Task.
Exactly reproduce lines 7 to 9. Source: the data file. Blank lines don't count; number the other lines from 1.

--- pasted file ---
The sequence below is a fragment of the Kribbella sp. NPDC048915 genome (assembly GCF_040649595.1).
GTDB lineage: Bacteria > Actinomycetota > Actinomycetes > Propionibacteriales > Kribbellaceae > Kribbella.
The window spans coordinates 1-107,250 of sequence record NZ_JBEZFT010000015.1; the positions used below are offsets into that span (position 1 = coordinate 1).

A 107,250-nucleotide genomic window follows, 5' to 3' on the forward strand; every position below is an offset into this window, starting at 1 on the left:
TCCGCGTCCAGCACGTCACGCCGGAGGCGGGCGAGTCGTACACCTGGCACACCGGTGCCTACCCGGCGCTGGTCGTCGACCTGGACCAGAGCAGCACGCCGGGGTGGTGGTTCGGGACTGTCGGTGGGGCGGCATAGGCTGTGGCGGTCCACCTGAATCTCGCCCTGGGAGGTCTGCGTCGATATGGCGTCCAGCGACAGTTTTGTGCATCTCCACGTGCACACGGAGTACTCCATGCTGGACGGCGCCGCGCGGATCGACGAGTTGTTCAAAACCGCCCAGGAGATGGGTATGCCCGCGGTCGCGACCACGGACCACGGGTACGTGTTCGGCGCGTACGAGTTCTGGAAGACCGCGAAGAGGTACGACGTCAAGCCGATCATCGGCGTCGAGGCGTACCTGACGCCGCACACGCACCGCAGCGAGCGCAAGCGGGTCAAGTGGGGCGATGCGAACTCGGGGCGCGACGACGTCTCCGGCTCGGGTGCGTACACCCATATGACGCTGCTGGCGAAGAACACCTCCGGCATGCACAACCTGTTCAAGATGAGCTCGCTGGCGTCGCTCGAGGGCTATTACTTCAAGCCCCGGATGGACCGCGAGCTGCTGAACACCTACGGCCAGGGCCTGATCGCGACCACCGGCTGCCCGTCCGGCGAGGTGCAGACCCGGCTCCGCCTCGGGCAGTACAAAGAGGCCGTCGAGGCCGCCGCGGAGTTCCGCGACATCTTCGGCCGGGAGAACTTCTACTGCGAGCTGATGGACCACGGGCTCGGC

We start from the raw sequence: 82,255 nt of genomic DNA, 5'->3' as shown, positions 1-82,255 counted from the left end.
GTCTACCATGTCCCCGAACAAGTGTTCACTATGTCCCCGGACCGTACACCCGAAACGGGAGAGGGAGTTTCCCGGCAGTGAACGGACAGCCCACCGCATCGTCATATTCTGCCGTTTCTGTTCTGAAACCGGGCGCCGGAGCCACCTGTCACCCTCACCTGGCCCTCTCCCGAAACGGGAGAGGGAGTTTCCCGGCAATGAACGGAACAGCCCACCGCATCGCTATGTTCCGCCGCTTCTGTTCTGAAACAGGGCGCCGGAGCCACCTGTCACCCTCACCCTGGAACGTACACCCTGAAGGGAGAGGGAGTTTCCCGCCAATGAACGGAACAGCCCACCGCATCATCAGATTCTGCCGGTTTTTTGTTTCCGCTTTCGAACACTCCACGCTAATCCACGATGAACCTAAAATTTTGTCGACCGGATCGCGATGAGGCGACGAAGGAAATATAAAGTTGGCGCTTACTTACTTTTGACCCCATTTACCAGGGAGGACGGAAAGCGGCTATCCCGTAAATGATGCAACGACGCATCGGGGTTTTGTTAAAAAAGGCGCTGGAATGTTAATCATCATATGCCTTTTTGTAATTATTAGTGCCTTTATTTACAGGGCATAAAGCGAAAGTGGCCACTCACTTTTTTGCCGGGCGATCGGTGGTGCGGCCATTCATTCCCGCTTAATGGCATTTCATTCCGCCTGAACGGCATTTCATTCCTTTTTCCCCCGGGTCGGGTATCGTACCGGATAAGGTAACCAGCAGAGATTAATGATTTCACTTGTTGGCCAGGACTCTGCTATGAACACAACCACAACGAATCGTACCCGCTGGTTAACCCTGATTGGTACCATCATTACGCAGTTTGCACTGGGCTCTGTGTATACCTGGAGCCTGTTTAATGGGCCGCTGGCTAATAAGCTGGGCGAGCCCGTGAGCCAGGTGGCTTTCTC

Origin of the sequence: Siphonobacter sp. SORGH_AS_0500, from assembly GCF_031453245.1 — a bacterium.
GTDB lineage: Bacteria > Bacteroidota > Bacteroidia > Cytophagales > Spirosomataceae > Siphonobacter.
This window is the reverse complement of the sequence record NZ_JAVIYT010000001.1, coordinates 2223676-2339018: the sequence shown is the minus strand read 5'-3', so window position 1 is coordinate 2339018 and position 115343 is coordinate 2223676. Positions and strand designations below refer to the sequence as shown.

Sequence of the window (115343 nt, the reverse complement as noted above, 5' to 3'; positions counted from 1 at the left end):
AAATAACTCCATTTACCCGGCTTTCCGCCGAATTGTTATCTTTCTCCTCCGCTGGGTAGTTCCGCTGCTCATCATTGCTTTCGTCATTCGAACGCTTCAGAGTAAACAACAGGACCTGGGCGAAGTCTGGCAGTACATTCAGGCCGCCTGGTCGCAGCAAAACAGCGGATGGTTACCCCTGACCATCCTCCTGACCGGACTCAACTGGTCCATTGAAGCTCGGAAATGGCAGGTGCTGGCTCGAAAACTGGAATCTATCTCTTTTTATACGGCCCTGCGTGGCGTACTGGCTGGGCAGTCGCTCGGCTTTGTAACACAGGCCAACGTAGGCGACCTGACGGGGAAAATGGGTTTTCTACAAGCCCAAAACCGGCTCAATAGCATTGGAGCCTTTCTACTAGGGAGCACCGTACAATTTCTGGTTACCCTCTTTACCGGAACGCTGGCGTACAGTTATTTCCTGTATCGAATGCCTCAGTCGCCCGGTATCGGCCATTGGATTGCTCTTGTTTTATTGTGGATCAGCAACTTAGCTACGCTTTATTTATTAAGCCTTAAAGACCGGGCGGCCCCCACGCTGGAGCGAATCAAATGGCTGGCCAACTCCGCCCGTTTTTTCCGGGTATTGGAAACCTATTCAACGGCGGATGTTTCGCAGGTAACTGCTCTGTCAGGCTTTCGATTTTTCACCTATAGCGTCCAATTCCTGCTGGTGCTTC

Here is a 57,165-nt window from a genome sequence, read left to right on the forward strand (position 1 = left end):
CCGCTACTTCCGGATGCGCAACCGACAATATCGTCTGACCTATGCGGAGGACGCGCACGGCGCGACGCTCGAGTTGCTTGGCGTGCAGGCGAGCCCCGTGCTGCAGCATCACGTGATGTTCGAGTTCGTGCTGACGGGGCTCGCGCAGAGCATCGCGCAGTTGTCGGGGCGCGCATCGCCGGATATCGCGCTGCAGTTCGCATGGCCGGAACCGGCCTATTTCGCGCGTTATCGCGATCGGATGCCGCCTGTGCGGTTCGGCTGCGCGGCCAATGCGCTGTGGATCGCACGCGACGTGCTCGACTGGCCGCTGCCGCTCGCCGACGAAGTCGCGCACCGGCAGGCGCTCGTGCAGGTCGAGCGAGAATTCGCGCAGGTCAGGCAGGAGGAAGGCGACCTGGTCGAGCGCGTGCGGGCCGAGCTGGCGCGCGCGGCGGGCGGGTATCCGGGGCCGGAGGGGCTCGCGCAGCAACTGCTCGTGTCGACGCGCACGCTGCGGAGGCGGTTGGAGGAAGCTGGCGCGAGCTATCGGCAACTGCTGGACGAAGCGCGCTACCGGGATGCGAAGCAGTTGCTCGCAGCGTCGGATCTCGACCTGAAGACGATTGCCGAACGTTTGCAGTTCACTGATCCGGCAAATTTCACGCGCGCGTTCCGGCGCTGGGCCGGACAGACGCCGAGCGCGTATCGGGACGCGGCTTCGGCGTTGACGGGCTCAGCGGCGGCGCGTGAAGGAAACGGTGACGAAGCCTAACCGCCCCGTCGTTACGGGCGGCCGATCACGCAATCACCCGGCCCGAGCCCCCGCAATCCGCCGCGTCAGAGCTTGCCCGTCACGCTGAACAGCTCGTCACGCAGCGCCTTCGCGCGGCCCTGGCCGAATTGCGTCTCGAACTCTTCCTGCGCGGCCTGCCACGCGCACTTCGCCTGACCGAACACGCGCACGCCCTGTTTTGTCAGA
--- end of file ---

GTCTACCATGTCCCCGAACAAGTGTTCACTATGTCCCCGGACCGTACACCCGAAACGGGAGAGGGAGTTTCCCGGCAGTGAACGGACAGCCCACCGCATCGTCATATTCTGCCGTTTCTGTTCTGAAACCGGGCGCCGGAGCCACCTGTCACCCTCACCTGGCCCTCTCCCGAAACGGGAGAGGGAGTTTCCCGGCAATGAACGGAACAGCCCACCGCATCGCTATGTTCCGCCGCTTCTGTTCTGAAACAGGGCGCCGGAGCCACCTGTCACCCTCACCCTGGAACGTACACCCTGAAGGGAGAGGGAGTTTCCCGCCAATGAACGGAACAGCCCACCGCATCATCAGATTCTGCCGGTTTTTTGTTTCCGCTTTCGAACACTCCACGCTAATCCACGATGAACCTAAAATTTTGTCGACCGGATCGCGATGAGGCGACGAAGGAAATATAAAGTTGGCGCTTACTTACTTTTGACCCCATTTACCAGGGAGGACGGAAAGCGGCTATCCCGTAAATGATGCAACGACGCATCGGGGTTTTGTTAAAAAAGGCGCTGGAATGTTAATCATCATATGCCTTTTTGTAATTATTAGTGCCTTTATTTACAGGGCATAAAGCGAAAGTGGCCACTCACTTTTTTGCCGGGCGATCGGTGGTGCGGCCATTCATTCCCGCTTAATGGCATTTCATTCCGCCTGAACGGCATTTCATTCCTTTTTCCCCCGGGTCGGGTATCGTACCGGATAAGGTAACCAGCAGAGATTAATGATTTCACTTGTTGGCCAGGACTCTGCTATGAACACAACCACAACGAATCGTACCCGCTGGTTAACCCTGATTGGTACCATCATTACGCAGTTTGCACTGGGCTCTGTGTATACCTGGAGCCTGTTTAATGGGCCGCTGGCTAATAAGCTGGGCGAGCCCGTGAGCCAGGTGGCTTTCTC

Origin of the sequence: Siphonobacter sp. SORGH_AS_0500, from assembly GCF_031453245.1 — a bacterium.
GTDB lineage: Bacteria > Bacteroidota > Bacteroidia > Cytophagales > Spirosomataceae > Siphonobacter.